Just some fifteen years ago secrecy surrounding central banks was pervasive. However, some central banks, including those that have adopted inflation targeting, have recently taken steps towards more transparent policies. Some of them started releasing their forecasts on the future state of the economy. Such forecasts typically include projections of future inflation rate and growth rate of GDP. While the literature on central bank transparency is growing, there is no consensus about its welfare implications. The standard approach uses a steady state linear-quadratic approximation of the economy. The central bank is assumed to maximize an ad hoc welfare function, which is usually a quadratic function in inflation and employment. Woodford (2003) demonstrates that for a class of economies this linear-quadratic welfare function is a good approximation of the actual welfare function around the steady state. A recent work by Kim and Kim (2003) pointed out an important qualification to this approximation. In addition to this concern, one always wonders how substantial monetary policy regime changes alter this approximation. And finally, the linear-quadratic approach is inapplicable if one wants to study an environment with heterogeneous agents. The purpose of this study is to addresses the issue of transparency of monetary policy based on an explicit dynamic general equilibrium modeling approach. This allows us to address the welfare issue of transparency in a more precise way. To this end, we develop a stochastic dynamic general equilibrium model, which is a variant of the New Keynesian model similar to Ireland (1996). The model consists of a representative household, a final good firm, a continuum of monopolistically competitive intermediate good firms, financial intermediary, and a central bank who chooses monetary policy action to maximize welfare of the representative household. It is assumed that the central bank has private information about the future aggregate shock. The aspect of transparency we are interested in has to do with release of central bank projections of the future state of the economy. We consider two monetary policy regimes, transparent and opaque, and make welfare comparison between the two. In the transparent regime, the central bank announces its forecast of the aggregate shock. We assume that the forecast is truthful, i.e. there is no strategic attempt to manipulate the public’s beliefs. In the opaque regime, the central bank does not release its forecast. We first establish that the Friedman rule of zero interest rate holds in both regimes even though the central bank pursues an activist monetary policy. We next establish that output is less volatile in the opaque regime. This smoothes consumption across different states and increases welfare beyond the one under the transparent regime. Intuitively, forecasts amplify the effect of aggregate shocks by letting price-setters to choose their prices with better information. Alternatively, the lack of forecasts partially absorbs aggregate shocks by having price-setters avoid too much fluctuation in their prices. We demonstrate that the welfare difference between the two regimes increase with the degree of monopoly power of the intermediate sector. In particular, the welfare difference vanishes when the intermediate sector is perfectly competitive. We also show that the welfare difference increases with the accuracy of information possessed by the central bank. In particular, the welfare difference disappears when the central bank has no information advantage over the private sector about the economy, i.e. when the signal the central bank privately observes is uninformative. And, finally, we establish that the welfare difference increases with the level of shock fluctuations. To build an intuition for our results, consider the limiting case when the central bank receives a perfect signal about the shock. In the transparent regime, it releases its forecast of the shock. The intermediate firms set their prices taking into account this information. They do so as if they had perfectly observed the shock. In this case we show that the rule of constant money growth is an optimal policy. Consumption is proportional to aggregate shocks. In contrast, when the regime is opaque, intermediate goods firms have to set prices to maximize expected profits. After the prices are set, the central bank knowing the shock chooses money growth rate. The optimal monetary policy actively responds to technology shocks and thus does not follow the constant money growth rate rule. As a result, consumption would be less responsive to shocks, i.e. it would be smoother than in the transparent regime. This makes the welfare level under the opaque regime higher than that under the transparent regime. When the central bank’s information on the shock is not perfect, it does not follow the constant money growth rate in either regime. However, the effect of smoothed consumption in the opaque regime remains, and this delivers our main result. An important aspect of transparency is whether the central bank releases its forecasts of inflation and other macroeconomic variables. For example, the Bank of Canada publishes point estimates of inflation rate and growth rate of GDP. The Bank of England and Swedish Riksbank publish inflation and GDP fan charts, which are probabilistic distributions over possible future values of inflation and GDP. Recently, the Federal Reserve in the US in a dramatic step towards transparency decided to publish its forecasts of GDP growth, unemployment rate and inflation four times a year; they will look three years into the future and will include the range of views of the members of the Federal Open Market Committee. Our model attempts to capture this feature of transparency of modern central banks by having the monetary authority release a one-period-ahead probabilistic forecast of the aggregate shock. This allows the private sector to reassess its perception of the state of the economy and make its decisions accordingly. We assume that the central bank has superior information about the economy. This is justified by the study of Romer and Romer (2000). They empirically compare the performance of the Federal Reserve and private forecasters and conclude that the Fed knows something about the future state of the economy that the market participants do not. Our work is built on a large literature. A comprehensive review can be found in Geraats (2002). An important paper by Cukierman and Meltzer (1986) develops a model in which a central bank’s preferences change stochastically over time and are private information. They show that when the policymaker is free to choose the accuracy of monetary control, she does not choose the most effective available control. Faust and Svensson (2001) extend this model and argue that increased transparency is socially beneficial, but complete transparency leads to the worst of all outcomes. Mishkin (2004) points out that central banks have benefitted from increased transparency: they have increased their credibility and anchored inflation expectations. He casts doubt on benefits of transparency in achieving central banks’ long-run objectives. Our paper, to the best of our knowledge, is the first in the literature on central bank transparency that uses an explicit dynamic stochastic general equilibrium approach. We introduce asymmetric information with regard to economic shocks, and we find that disclosure of the central bank’s forecast has a welfare reducing effect. According to Geraats (2002), the type of information disclosure we study is called economic transparency. Several papers on economic transparency related to our work are worth mentioning here. The closest to our work are Cukierman (2001) and Gersbach (2002) who find that both inflation and output are more volatile under transparency. Similarly, in their analysis of a New Keynesian model where the central bank has superior information about the cost-push shock, Eijffinger and Tesfaselassie (2007) show that when there is no uncertainty about the policymaker’s preferences, transparency impairs stabilization of current inflation and output. However, when there is preference uncertainty, disclosure is harmless. Our finding that transparency reduces welfare has a very similar intuition. Jensen (2002) points to the trade-off between credibility and flexibility in the choice of optimal degree of transparency; and our work confirms the importance of flexibility. Geraats (2005) analyzes the welfare effect of publication of the central bank forecasts and concludes that transparency improves welfare. Her use of asymmetry with regard to economic shocks is similar to ours. However, her model has also uncertainty with regard to the central bank’s preferences. Demertzis and Hughes Hallett (2007) use an index of transparency and show that transparency reduces variability of both inflation and the output gap without affecting their levels. As has been pointed out, our findings confirm those of some authors above. Our microfounded approach, however, has several advantages. It makes welfare analysis more precise; it allows to connect the higher desired output level in the central bank utility function, which is the source of inflation bias, to the degree of monopoly in the intermediate goods sector; it allows to study different effects of transparency to different groups in the population. We consider the current paper as a first step in expanding the dynamic general equilibrium approach to the study of central bank transparency. The paper is organized as follows. Section 2 gives a description of the model. Section 3 characterizes equilibrium, and Section 4 makes welfare comparison between the two regimes. Section 5 concludes.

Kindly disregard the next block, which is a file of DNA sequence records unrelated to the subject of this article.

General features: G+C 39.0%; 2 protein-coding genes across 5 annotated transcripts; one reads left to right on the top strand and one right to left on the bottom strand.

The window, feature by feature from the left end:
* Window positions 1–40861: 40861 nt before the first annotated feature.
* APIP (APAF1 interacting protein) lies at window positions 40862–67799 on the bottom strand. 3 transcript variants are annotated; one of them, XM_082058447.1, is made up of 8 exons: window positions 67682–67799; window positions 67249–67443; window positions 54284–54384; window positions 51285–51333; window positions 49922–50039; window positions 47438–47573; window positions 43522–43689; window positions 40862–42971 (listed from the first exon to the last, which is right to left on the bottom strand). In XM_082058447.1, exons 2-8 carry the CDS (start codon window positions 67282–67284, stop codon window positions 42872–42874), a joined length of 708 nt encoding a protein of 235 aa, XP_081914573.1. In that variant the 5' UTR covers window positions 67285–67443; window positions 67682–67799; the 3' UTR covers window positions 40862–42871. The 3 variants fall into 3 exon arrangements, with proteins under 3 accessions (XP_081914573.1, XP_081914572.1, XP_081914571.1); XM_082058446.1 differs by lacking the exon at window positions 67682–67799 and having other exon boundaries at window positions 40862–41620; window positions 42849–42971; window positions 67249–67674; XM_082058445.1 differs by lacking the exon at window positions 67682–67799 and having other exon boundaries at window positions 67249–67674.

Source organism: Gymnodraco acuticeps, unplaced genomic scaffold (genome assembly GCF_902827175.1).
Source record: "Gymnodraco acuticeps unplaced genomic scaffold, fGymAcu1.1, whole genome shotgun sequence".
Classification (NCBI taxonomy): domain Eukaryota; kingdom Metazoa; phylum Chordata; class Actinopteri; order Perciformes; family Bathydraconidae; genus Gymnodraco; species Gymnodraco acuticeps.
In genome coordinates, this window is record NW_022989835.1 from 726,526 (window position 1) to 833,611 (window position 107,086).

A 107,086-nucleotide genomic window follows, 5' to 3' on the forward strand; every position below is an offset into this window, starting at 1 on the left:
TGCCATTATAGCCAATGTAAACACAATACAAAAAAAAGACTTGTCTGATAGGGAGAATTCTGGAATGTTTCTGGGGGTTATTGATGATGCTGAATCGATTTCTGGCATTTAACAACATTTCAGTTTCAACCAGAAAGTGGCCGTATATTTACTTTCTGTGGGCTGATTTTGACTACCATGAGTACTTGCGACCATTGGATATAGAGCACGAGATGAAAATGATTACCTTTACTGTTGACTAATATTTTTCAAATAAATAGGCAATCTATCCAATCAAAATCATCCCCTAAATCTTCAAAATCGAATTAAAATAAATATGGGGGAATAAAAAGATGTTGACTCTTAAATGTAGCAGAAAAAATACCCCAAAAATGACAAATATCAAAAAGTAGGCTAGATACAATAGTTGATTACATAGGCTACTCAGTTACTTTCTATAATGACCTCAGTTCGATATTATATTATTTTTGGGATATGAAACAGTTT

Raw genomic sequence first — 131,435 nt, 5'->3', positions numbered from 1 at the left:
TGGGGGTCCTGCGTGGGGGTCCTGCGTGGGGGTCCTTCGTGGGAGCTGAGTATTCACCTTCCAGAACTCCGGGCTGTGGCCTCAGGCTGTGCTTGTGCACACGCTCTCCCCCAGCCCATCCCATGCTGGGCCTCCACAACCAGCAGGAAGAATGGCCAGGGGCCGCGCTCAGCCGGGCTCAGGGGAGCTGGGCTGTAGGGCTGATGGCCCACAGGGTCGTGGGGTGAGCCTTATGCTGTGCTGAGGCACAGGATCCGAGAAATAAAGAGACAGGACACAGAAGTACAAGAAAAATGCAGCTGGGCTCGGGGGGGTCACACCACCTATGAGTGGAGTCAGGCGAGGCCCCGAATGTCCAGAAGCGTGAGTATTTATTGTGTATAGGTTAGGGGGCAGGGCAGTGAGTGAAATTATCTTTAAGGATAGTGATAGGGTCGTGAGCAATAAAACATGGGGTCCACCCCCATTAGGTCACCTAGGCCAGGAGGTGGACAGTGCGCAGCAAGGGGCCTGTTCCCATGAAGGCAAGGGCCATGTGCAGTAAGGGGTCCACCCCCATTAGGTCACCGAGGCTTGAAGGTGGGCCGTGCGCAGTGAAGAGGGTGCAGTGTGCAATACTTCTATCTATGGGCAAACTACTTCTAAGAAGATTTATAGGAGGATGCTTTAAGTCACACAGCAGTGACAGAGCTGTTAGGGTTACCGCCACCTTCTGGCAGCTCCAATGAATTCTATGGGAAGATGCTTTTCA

نتیجه گیری انگلیسی
We have examined welfare implications of central bank transparency in the New Keynesian framework. The kind of transparency studied in this paper has to do with publication of central bank forecasts on the future state of the economy. We have shown that the optimal monetary policy in both transparent and opaque regimes follow the Friedman rule of zero nominal interest rate. Our main finding is that social welfare falls with the introduction of transparency. This is due to higher volatility of output under the transparent regime. Our numerical analysis indicates that this effect is stronger in economies with higher monopoly powers in the intermediate sector and it disappears in the perfectly competitive setup. The welfare difference between the opaque and transparent regimes increases with the quality of central bank information on the state of the economy. Ireland (1996) builds a model with sticky prices in which the policymaker conducts an activist monetary policy. This is rationalized by the inability of sticky prices and thus consumption to respond optimally to shock; the activist optimal policy restores optimality by inducing higher consumption when the technology shock is higher than expected. In our model with a similar framework, this intuition is enriched by the presence of an additional informational friction in the form of central bank’s superior information on the state of the economy. The central bank in our economy can smooth consumption in the opaque regime to such an extent that this effect overshadows the benefit of restored procyclical consumption under optimal policy suggested by Ireland. In a comprehensive review of the literature on transparency of monetary policy, Geraats (2002) names five types of transparency: political (openness about policy objectives), economic (openness about economic data and forecasts), procedural (openness about the way the central bank makes decisions), policy (prompt announcement of policy decisions), and operational (implementation of central bank actions). Our work is on economic transparency because asymmetric information between the central bank and the private sector is about economic data. Our full-fledged general equilibrium model, similar to the current literature on transparency, exhibits a trade-off between inflation and output stabilization. In equilibrium, nevertheless, the Friedman rule holds under both regimes. Therefore, even though the central bank faces an inflation-output trade-off when making its decision, the inflation rate under the optimal monetary policy is zero in both regimes. This effect is novel and is a consequence of our explicit general equilibrium modeling approach. This effect makes output stabilization the driving force in welfare comparison. However, there is a trade-off between consumption and leisure: a smoother consumption profile in the opaque regime comes with more volatile leisure profile. Our work is most closely related to the following three papers. In a study of economic transparency, Gersbach (2003) and Cukierman (2001) come to a conclusion similar to ours in the traditional linear-quadratic framework with no asymmetric information regarding the central bank’s preferences. The central bank faces a trade-off between output stabilization and inflation stabilization. The main result is that, under the opaque regime, both inflation and output are less volatile than under the transparent regime. Eijffinger and Tesfaselassie (2007) analyze a two-equation New Keynesian model. The central bank preferences are the usual quadratic function of inflation and output gap. Under the transparent regime, the central bank releases its forecast of a cost-push shock. Their main finding is that when there is no uncertainty about the policymaker’s preferences, transparency impairs stabilization of current inflation and output. However, when there is preference uncertainty, disclosure is harmless. Our finding of economic transparency being welfare reducing is in accordance with this body of literature. The papers reviewed above use some version of the traditional linear-quadratic reduced-form framework. The contribution of our work is in modeling central bank transparency within a dynamic general equilibrium framework and thus providing micro foundations to the existing models. We find that transparency may not affect inflation but increases output variability. We consider our work as a first step in enriching the current discussion of transparency by using explicit microfounded models. We realize that our modeling approach has its limitations. We assume truthful forecasts by the central bank whereas one could also address the strategic aspect of this issue. We do not study demand shocks, which may be an important variable. And we assume homogenous population and a central bank that maximizes preferences of the representative agent. If the population is heterogeneous then the central bank preferences over the welfare of various groups of population may not be common knowledge, and this uncertainty would make the analysis more complex. We would like to point out, however, that our modeling approach with the explicit representation of agents’ welfare is capable of addressing this issue. There are many issues this paper does not address. For example, credit crunch is an important mechanism through which fear or anticipation of economic decline propagates throughout the economy and affects economic activity. It is possible that central bank transparency mitigates this adverse effect. If this is so, it is desirable to build models where the negative welfare effect addressed in this paper interplays with effects that are directed in the opposite direction. It would also be interesting to explore the debate about the benefit of publishing projections of the future path of policy rates (see Mishkin, 2004; and Woodford, 2008).